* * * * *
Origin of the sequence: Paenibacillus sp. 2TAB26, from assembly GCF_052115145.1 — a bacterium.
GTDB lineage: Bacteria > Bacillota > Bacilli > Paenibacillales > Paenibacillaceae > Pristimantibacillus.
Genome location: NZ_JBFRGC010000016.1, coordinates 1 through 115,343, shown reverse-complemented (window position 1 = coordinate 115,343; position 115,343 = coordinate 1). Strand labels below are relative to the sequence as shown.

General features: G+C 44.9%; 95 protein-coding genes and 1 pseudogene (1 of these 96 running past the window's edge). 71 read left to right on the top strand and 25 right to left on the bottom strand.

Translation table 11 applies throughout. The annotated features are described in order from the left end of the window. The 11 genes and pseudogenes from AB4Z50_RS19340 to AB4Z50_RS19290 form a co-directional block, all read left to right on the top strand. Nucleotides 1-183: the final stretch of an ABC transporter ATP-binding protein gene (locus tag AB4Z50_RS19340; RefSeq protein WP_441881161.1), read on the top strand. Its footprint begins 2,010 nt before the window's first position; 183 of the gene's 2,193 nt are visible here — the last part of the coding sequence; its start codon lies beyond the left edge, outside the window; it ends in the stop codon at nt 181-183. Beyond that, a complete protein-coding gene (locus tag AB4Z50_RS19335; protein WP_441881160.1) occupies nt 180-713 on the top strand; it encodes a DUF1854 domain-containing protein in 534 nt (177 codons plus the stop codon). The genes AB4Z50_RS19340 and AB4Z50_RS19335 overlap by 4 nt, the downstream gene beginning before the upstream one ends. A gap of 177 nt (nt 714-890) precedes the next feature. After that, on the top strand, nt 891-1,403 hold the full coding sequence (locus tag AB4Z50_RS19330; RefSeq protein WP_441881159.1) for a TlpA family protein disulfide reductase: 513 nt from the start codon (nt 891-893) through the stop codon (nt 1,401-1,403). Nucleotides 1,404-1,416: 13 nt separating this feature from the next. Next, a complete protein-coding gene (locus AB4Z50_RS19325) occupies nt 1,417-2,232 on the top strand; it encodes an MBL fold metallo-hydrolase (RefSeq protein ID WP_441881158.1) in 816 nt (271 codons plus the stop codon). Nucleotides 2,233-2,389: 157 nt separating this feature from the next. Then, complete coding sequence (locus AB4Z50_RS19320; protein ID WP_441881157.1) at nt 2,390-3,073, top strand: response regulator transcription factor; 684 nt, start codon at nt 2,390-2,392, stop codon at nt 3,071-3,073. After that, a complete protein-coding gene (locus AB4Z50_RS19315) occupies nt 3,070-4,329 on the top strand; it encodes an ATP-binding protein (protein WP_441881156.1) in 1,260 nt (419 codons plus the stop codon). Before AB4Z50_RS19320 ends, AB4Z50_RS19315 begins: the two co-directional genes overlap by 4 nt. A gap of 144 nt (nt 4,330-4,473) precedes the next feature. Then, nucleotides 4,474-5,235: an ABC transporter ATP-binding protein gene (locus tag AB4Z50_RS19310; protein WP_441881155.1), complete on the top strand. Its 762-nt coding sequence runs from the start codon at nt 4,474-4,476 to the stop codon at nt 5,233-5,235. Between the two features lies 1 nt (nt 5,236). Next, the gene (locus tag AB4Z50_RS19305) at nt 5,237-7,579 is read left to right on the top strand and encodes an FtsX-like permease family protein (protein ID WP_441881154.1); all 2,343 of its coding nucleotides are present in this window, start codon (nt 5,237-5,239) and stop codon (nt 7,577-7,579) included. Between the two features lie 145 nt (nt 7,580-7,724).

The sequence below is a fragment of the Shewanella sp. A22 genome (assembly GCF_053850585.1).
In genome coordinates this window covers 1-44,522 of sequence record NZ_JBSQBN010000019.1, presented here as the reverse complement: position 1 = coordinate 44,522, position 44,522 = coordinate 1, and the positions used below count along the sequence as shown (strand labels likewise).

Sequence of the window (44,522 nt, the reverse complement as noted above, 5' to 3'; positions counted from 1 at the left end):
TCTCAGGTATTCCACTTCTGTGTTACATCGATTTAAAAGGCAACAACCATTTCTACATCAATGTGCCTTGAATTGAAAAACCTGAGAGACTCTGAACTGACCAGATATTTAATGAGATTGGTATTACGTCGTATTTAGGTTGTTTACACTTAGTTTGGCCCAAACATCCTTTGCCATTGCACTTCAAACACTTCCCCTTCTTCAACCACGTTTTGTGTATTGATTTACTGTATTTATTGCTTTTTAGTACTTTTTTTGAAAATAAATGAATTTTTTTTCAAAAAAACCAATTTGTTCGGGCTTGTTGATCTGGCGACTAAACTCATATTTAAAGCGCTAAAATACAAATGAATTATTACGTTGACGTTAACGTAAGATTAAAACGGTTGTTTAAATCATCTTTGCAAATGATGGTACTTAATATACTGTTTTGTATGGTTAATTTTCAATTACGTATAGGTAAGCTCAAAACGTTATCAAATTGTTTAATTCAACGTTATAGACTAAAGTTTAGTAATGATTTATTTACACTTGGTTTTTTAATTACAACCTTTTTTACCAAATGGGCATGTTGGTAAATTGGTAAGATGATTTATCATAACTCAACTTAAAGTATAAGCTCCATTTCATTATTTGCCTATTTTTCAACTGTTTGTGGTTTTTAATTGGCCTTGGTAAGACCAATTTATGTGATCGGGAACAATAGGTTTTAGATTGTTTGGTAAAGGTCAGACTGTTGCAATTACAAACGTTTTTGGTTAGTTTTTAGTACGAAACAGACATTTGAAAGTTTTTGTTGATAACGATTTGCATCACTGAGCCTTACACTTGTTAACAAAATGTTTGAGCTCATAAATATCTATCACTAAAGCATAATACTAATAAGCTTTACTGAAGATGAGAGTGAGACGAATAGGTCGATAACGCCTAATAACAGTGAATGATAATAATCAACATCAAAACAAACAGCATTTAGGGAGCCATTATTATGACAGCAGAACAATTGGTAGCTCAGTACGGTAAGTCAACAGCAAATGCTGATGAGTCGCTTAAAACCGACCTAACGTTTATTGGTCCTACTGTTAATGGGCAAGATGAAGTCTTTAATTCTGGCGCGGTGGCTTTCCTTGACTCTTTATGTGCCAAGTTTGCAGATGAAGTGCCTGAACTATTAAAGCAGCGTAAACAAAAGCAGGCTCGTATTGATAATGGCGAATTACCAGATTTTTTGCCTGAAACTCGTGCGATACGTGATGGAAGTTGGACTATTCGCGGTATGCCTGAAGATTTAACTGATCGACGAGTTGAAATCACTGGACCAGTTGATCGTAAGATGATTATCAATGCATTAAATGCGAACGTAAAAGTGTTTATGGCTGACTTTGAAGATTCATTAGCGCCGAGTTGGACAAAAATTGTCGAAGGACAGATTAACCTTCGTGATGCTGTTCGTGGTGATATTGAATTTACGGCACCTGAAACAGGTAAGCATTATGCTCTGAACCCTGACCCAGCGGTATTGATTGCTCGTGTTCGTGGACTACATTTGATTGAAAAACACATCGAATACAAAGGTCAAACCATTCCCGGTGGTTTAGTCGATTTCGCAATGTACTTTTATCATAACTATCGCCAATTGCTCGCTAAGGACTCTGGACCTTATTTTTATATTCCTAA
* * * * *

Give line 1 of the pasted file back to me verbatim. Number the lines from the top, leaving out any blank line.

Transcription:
Origin of the sequence: Paenibacillus sp. 2TAB26, from assembly GCF_052115145.1 — a bacterium.